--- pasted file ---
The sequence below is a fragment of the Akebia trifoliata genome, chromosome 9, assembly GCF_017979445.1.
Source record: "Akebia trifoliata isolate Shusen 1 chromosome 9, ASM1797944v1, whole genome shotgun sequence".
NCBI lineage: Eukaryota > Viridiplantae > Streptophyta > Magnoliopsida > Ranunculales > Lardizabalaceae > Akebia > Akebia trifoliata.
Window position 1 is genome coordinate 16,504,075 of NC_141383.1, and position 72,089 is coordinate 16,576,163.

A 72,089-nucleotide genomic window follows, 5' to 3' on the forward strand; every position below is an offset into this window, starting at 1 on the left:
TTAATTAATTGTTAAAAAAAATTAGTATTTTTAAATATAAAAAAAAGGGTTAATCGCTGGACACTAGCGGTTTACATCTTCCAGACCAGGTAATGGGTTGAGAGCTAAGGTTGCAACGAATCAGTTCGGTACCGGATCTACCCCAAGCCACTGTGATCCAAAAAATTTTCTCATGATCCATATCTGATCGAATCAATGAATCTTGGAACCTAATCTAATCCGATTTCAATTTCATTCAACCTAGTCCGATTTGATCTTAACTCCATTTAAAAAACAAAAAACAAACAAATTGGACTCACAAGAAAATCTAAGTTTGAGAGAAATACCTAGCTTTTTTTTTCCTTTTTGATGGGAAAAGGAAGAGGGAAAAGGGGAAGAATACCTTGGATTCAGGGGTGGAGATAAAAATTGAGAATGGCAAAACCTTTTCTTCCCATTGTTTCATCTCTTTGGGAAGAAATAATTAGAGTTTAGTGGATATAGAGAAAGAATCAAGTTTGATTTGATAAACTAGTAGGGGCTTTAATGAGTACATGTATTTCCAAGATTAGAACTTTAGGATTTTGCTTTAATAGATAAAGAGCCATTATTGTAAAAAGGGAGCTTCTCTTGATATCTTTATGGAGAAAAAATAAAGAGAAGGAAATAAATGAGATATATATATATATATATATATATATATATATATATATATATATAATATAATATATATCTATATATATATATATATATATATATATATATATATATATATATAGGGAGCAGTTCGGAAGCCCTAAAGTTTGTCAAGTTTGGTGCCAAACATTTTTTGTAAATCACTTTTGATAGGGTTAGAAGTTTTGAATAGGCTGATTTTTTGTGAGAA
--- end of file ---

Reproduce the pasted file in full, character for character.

The sequence below is a fragment of the Akebia trifoliata genome, chromosome 9, assembly GCF_017979445.1.
Source record: "Akebia trifoliata isolate Shusen 1 chromosome 9, ASM1797944v1, whole genome shotgun sequence".
NCBI lineage: Eukaryota > Viridiplantae > Streptophyta > Magnoliopsida > Ranunculales > Lardizabalaceae > Akebia > Akebia trifoliata.
Window position 1 is genome coordinate 16,504,075 of NC_141383.1, and position 72,089 is coordinate 16,576,163.

A 72,089-nucleotide genomic window follows, 5' to 3' on the forward strand; every position below is an offset into this window, starting at 1 on the left:
TTAATTAATTGTTAAAAAAAATTAGTATTTTTAAATATAAAAAAAAGGGTTAATCGCTGGACACTAGCGGTTTACATCTTCCAGACCAGGTAATGGGTTGAGAGCTAAGGTTGCAACGAATCAGTTCGGTACCGGATCTACCCCAAGCCACTGTGATCCAAAAAATTTTCTCATGATCCATATCTGATCGAATCAATGAATCTTGGAACCTAATCTAATCCGATTTCAATTTCATTCAACCTAGTCCGATTTGATCTTAACTCCATTTAAAAAACAAAAAACAAACAAATTGGACTCACAAGAAAATCTAAGTTTGAGAGAAATACCTAGCTTTTTTTTTCCTTTTTGATGGGAAAAGGAAGAGGGAAAAGGGGAAGAATACCTTGGATTCAGGGGTGGAGATAAAAATTGAGAATGGCAAAACCTTTTCTTCCCATTGTTTCATCTCTTTGGGAAGAAATAATTAGAGTTTAGTGGATATAGAGAAAGAATCAAGTTTGATTTGATAAACTAGTAGGGGCTTTAATGAGTACATGTATTTCCAAGATTAGAACTTTAGGATTTTGCTTTAATAGATAAAGAGCCATTATTGTAAAAAGGGAGCTTCTCTTGATATCTTTATGGAGAAAAAATAAAGAGAAGGAAATAAATGAGATATATATATATATATATATATATATATATATATATATATATATAATATAATATATATCTATATATATATATATATATATATATATATATATATATATATATAGGGAGCAGTTCGGAAGCCCTAAAGTTTGTCAAGTTTGGTGCCAAACATTTTTTGTAAATCACTTTTGATAGGGTTAGAAGTTTTGAATAGGCTGATTTTTTGTGAGAA